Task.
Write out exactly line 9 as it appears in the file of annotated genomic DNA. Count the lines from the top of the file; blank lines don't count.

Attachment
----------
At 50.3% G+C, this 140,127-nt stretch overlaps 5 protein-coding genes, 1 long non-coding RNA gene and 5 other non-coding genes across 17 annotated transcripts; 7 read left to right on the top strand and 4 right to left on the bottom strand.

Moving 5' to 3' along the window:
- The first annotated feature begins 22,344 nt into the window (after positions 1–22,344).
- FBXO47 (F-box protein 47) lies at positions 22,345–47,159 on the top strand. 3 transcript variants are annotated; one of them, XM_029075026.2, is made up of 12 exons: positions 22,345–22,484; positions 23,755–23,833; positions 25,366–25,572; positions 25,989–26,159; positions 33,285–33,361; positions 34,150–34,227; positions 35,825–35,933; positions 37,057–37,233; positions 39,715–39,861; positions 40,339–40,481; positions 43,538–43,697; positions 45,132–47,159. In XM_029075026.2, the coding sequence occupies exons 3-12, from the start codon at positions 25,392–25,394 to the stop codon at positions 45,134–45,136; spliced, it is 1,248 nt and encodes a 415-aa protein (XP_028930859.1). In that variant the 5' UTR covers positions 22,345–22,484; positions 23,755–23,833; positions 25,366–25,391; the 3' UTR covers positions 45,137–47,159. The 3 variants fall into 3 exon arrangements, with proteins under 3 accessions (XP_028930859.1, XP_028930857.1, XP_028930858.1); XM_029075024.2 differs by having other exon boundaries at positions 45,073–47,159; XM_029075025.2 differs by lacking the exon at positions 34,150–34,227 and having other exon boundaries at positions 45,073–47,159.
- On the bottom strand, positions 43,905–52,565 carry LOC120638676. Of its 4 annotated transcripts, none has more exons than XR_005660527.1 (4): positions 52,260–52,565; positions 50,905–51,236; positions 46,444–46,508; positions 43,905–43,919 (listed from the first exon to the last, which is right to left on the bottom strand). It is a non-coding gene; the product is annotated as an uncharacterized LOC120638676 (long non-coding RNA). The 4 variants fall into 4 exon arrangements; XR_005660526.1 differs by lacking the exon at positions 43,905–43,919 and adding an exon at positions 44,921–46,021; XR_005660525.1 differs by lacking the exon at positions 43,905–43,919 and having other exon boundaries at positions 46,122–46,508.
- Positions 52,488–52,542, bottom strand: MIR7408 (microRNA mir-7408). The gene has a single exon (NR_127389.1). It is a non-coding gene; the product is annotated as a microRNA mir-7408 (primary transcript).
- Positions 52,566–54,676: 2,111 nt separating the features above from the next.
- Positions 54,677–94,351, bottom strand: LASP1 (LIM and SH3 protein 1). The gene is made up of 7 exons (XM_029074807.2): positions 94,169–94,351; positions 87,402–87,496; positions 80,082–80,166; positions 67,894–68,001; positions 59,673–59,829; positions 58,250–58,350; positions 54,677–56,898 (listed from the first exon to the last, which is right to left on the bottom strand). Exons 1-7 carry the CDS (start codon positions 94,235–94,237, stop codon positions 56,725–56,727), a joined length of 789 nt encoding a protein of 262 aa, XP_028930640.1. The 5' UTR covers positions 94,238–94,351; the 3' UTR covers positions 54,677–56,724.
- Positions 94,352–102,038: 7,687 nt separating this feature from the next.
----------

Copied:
- Positions 94,352–102,038: 7,687 nt separating this feature from the next.